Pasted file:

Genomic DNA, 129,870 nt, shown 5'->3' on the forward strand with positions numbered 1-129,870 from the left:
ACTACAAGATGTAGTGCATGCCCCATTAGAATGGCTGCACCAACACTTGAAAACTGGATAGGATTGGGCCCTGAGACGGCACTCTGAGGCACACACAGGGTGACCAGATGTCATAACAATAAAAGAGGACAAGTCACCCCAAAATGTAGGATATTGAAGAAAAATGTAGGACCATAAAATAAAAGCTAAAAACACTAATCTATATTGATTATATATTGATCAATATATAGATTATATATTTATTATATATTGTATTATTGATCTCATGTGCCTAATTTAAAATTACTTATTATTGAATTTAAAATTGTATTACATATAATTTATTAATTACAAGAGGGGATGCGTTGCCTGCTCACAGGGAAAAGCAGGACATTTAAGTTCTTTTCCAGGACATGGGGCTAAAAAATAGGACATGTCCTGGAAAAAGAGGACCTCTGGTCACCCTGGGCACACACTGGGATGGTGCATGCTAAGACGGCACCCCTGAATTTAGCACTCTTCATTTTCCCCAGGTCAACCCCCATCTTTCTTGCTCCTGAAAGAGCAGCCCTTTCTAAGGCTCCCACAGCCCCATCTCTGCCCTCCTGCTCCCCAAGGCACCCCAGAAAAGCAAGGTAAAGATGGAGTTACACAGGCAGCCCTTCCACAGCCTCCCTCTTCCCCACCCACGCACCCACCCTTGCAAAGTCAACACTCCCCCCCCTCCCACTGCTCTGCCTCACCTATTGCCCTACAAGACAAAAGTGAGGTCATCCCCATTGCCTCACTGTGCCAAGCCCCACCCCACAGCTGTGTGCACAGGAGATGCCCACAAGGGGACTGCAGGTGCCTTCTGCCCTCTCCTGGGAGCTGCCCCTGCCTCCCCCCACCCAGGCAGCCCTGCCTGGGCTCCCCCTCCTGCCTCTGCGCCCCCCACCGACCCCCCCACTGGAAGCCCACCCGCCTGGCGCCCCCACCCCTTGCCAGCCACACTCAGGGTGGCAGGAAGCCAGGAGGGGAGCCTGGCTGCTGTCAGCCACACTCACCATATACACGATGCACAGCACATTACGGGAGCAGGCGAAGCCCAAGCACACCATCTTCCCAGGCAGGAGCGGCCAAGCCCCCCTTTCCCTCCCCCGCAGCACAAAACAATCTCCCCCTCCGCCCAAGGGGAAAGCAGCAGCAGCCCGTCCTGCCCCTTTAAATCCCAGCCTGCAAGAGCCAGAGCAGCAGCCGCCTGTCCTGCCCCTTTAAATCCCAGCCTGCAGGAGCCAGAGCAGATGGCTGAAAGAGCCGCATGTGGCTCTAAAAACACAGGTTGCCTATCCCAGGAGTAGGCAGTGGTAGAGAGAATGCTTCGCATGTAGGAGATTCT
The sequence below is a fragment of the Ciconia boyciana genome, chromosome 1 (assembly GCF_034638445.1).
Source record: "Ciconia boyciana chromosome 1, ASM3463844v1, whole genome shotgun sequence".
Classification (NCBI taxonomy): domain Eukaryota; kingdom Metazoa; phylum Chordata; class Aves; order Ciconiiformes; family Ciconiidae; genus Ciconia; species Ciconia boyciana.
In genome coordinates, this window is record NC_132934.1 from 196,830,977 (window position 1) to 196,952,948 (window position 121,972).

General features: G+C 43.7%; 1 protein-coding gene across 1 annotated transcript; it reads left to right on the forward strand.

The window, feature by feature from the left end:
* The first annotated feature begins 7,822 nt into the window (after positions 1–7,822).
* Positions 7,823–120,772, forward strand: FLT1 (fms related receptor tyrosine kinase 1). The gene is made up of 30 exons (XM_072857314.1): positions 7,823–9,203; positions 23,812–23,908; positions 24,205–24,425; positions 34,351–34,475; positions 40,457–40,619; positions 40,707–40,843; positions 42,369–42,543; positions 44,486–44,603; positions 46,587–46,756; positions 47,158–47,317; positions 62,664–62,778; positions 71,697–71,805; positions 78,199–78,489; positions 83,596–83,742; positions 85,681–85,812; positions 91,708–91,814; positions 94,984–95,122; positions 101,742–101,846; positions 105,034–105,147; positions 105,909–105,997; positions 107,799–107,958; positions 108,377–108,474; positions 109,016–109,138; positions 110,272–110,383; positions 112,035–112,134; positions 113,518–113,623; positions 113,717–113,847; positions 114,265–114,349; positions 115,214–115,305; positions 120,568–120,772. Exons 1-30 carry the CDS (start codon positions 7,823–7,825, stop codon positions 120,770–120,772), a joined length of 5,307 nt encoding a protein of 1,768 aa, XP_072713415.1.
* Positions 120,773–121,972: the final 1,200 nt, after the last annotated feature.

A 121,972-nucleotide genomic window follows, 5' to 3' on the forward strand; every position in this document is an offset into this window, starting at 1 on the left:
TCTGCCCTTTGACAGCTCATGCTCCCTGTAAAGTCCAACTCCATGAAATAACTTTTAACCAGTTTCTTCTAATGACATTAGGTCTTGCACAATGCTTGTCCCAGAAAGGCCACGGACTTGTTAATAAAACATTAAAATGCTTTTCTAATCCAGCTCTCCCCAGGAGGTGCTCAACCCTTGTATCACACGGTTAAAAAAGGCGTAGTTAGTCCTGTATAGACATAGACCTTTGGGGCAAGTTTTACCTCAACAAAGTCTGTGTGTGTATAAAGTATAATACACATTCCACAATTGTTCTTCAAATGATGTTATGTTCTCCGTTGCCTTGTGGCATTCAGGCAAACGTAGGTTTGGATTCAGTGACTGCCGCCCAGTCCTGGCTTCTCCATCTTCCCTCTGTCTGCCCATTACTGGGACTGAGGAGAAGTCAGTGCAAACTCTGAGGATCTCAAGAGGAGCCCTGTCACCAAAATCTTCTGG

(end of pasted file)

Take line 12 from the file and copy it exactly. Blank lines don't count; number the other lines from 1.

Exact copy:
A 121,972-nucleotide genomic window follows, 5' to 3' on the forward strand; every position in this document is an offset into this window, starting at 1 on the left: